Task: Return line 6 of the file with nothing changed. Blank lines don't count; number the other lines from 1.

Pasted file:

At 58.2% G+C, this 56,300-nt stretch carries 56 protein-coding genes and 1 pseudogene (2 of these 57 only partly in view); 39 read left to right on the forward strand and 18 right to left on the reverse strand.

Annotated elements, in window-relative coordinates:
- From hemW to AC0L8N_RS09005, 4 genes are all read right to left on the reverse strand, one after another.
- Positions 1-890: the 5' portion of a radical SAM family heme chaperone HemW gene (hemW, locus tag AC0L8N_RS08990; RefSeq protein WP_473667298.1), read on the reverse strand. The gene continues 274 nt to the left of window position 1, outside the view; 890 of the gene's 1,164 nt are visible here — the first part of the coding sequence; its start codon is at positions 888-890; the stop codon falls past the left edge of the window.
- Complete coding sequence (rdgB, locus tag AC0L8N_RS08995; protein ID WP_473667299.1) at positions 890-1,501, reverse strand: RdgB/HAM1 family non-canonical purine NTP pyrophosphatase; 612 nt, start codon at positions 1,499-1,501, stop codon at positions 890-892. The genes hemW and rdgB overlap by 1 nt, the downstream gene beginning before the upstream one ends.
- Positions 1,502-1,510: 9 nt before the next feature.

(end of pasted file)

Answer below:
- Positions 1,502-1,510: 9 nt before the next feature.